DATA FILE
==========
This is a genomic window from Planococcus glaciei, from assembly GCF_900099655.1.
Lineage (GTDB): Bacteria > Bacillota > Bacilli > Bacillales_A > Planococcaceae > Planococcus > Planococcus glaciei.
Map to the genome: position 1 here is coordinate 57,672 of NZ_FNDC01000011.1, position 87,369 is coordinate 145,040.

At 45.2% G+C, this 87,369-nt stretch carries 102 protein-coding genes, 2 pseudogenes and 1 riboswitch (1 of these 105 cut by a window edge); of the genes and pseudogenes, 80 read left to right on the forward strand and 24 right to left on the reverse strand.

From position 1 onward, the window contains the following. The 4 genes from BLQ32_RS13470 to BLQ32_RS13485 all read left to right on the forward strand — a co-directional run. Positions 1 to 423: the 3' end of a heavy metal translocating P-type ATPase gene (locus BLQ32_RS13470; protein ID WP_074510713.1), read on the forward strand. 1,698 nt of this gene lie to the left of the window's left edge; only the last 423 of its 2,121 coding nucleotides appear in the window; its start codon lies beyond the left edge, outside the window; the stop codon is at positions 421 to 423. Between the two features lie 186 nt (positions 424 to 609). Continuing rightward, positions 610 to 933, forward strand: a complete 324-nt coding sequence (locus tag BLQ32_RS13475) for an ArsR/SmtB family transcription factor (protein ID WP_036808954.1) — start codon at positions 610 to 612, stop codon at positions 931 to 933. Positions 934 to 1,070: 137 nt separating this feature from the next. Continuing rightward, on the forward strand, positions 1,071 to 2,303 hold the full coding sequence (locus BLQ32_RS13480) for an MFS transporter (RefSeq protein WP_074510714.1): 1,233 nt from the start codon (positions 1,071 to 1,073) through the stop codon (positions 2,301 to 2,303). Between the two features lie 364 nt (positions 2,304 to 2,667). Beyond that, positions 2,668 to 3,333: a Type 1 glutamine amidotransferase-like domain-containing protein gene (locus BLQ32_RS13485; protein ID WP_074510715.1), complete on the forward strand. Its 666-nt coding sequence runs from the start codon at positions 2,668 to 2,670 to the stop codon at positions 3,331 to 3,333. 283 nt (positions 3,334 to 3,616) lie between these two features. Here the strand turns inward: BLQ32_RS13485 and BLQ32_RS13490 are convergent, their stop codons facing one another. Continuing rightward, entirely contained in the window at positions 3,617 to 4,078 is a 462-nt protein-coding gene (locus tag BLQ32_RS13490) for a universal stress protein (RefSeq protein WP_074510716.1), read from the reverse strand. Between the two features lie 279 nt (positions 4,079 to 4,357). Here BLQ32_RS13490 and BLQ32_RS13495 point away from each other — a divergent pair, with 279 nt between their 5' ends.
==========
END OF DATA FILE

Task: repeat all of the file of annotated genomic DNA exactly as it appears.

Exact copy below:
This is a genomic window from Planococcus glaciei, from assembly GCF_900099655.1.
Lineage (GTDB): Bacteria > Bacillota > Bacilli > Bacillales_A > Planococcaceae > Planococcus > Planococcus glaciei.
Map to the genome: position 1 here is coordinate 57,672 of NZ_FNDC01000011.1, position 87,369 is coordinate 145,040.

At 45.2% G+C, this 87,369-nt stretch carries 102 protein-coding genes, 2 pseudogenes and 1 riboswitch (1 of these 105 cut by a window edge); of the genes and pseudogenes, 80 read left to right on the forward strand and 24 right to left on the reverse strand.

From position 1 onward, the window contains the following. The 4 genes from BLQ32_RS13470 to BLQ32_RS13485 all read left to right on the forward strand — a co-directional run. Positions 1 to 423: the 3' end of a heavy metal translocating P-type ATPase gene (locus BLQ32_RS13470; protein ID WP_074510713.1), read on the forward strand. 1,698 nt of this gene lie to the left of the window's left edge; only the last 423 of its 2,121 coding nucleotides appear in the window; its start codon lies beyond the left edge, outside the window; the stop codon is at positions 421 to 423. Between the two features lie 186 nt (positions 424 to 609). Continuing rightward, positions 610 to 933, forward strand: a complete 324-nt coding sequence (locus tag BLQ32_RS13475) for an ArsR/SmtB family transcription factor (protein ID WP_036808954.1) — start codon at positions 610 to 612, stop codon at positions 931 to 933. Positions 934 to 1,070: 137 nt separating this feature from the next. Continuing rightward, on the forward strand, positions 1,071 to 2,303 hold the full coding sequence (locus BLQ32_RS13480) for an MFS transporter (RefSeq protein WP_074510714.1): 1,233 nt from the start codon (positions 1,071 to 1,073) through the stop codon (positions 2,301 to 2,303). Between the two features lie 364 nt (positions 2,304 to 2,667). Beyond that, positions 2,668 to 3,333: a Type 1 glutamine amidotransferase-like domain-containing protein gene (locus BLQ32_RS13485; protein ID WP_074510715.1), complete on the forward strand. Its 666-nt coding sequence runs from the start codon at positions 2,668 to 2,670 to the stop codon at positions 3,331 to 3,333. 283 nt (positions 3,334 to 3,616) lie between these two features. Here the strand turns inward: BLQ32_RS13485 and BLQ32_RS13490 are convergent, their stop codons facing one another. Continuing rightward, entirely contained in the window at positions 3,617 to 4,078 is a 462-nt protein-coding gene (locus tag BLQ32_RS13490) for a universal stress protein (RefSeq protein WP_074510716.1), read from the reverse strand. Between the two features lie 279 nt (positions 4,079 to 4,357). Here BLQ32_RS13490 and BLQ32_RS13495 point away from each other — a divergent pair, with 279 nt between their 5' ends.